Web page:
As well as the general rules above, different career areas and employers can also have specific rules that their employees need to follow in regards to social media. Here are some common ones, so if your dream job appears below, you might want to take a look.
This includes almost everyone working in health, including doctors, nurses, midwives, aged carers, disability support workers, surgeons, and more.
One of the big things to consider as a healthcare professional is privacy and patient confidentiality. You need to be really careful not to post any identifying details about one of your patients. An example includes uploading pictures that might have things in the background, like scans and reports, that could potentially contain confidential information.
As a healthcare worker, your views and opinions on some matters can also be influential. Be careful when expressing opinions about social issues online. Maintaining appropriate boundaries and relationships with patients online is also very important.
You can see the Australian Health Practitioner Regulation Agency’s (Aphra) guide to social media for healthcare professionals here.
As a police officer, your reputation as well as the reputation of the force as a whole is taken extremely seriously. So it’s not surprising that they have some pretty strict rules when it comes to social media.
Common things include not sharing confidential information (such as information about ongoing investigations), making comments about the police force or government, and even posting pictures of yourself in uniform on private social media.
If you want to dive a bit deeper, take a look at NSW Police’s social media policy here.
Similar to the police, the Defence Force also has clear and enforceable guidelines when it comes to personnel posting information on social media. Again, it is mostly concerned with protecting confidential information, and upholding the reputation of the Defence Force.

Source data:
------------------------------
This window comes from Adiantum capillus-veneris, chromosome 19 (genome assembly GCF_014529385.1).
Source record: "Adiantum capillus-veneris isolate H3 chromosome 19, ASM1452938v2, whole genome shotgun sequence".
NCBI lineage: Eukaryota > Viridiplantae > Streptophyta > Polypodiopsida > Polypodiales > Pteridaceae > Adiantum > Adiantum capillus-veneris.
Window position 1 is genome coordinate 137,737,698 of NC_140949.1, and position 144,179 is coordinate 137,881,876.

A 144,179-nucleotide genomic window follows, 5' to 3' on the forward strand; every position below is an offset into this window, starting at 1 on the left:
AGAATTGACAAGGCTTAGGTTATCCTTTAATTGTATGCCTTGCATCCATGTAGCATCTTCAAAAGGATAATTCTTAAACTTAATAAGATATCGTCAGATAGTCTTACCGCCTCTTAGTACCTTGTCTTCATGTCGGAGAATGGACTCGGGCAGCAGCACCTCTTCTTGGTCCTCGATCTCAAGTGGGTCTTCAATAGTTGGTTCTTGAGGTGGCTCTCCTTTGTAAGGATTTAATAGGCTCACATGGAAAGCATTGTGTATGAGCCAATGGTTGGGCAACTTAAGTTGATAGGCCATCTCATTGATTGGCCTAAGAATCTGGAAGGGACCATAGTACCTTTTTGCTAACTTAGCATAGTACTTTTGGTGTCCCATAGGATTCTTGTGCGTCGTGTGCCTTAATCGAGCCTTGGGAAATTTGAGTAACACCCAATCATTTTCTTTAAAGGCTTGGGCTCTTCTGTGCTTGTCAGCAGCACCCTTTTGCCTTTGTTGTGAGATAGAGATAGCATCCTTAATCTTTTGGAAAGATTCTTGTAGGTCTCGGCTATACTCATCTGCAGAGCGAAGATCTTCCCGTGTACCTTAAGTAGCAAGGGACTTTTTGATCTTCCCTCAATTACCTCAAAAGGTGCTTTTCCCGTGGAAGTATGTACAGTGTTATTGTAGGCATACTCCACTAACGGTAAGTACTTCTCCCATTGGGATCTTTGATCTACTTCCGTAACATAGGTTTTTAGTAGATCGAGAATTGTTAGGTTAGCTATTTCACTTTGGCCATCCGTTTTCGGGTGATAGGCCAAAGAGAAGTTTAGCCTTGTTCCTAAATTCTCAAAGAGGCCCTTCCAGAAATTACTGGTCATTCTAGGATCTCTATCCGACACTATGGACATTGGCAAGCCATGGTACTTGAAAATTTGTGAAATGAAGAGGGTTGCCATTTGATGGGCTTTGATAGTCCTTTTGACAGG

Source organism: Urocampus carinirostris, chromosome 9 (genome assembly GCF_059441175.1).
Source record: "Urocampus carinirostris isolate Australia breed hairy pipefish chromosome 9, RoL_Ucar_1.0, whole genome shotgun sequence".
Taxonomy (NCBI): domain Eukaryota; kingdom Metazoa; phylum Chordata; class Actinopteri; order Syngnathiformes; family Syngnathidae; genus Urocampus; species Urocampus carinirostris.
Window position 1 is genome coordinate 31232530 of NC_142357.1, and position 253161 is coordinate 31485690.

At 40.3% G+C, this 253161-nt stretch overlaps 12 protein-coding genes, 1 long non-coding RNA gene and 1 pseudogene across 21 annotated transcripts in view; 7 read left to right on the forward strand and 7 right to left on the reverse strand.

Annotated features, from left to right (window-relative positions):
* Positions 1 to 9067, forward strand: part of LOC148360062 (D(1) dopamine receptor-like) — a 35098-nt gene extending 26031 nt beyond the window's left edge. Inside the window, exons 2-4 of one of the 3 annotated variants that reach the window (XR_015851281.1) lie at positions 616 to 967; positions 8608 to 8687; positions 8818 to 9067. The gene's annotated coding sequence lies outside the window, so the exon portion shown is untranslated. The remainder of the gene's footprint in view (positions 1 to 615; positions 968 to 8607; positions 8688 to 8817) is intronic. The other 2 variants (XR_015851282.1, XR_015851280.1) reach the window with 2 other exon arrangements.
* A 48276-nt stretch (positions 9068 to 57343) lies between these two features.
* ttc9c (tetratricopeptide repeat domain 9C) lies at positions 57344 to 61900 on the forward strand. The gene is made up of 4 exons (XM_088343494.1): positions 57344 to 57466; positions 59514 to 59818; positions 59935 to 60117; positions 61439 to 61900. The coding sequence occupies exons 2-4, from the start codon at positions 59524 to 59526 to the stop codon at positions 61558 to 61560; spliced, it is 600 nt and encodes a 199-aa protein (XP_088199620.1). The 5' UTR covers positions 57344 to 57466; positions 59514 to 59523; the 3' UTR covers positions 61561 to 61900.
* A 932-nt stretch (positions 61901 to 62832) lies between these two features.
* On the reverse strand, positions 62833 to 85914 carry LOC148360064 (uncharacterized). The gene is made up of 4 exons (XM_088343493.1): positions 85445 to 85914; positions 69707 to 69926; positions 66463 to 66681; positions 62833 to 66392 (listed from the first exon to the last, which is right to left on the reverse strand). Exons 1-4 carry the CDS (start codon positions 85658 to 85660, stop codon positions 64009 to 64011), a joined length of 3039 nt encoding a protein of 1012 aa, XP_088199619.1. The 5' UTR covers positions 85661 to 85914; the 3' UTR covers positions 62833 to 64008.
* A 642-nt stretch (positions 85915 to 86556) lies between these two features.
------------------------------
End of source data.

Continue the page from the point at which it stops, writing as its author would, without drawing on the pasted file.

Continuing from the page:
An interesting thing to keep in mind is that these rules apply to young people as well, whether you’re participating in a Cadet program or Defence Work Experience.
Read the ADF’s policy on social media use here.
Teachers need to be careful when posting on social media, particularly around matters relating to students. Teachers are advised to not post anything work-related to personal social media accounts, particularly if it contains any identifying information about students or other staff.
It is also very important that teachers should under no circumstances interact with students on social media, other than through official school accounts.
See more about how teachers at public schools in NSW can use social media in the Department of Education’s guide here.
Once you finish your studies and want to become a practicing lawyer, there are certain things other than your education that can affect your hopes of being admitted. One consideration is that you are a “fit and proper person” to practice. In the days of social media, what you post can be one of the things used to determine your fitness to practice.
As with many of the other professions above, client confidentiality is also incredibly important. Lawyers must make sure not to reveal any information about a client or case.
It’s not all bad
On the flip side, social media can be used as an incredibly powerful tool to put yourself out there to potential employers. These days it’s becoming more and more common for people to find work through social media channels, so making a good impression is always important. Studies show that three out of four managers will take a peek at a potential candidate’s social media profile before making a decision.
So if you are going to use social media, make sure you use it the right way.
You can find heaps more resources about the world of work on Study Work Grow here.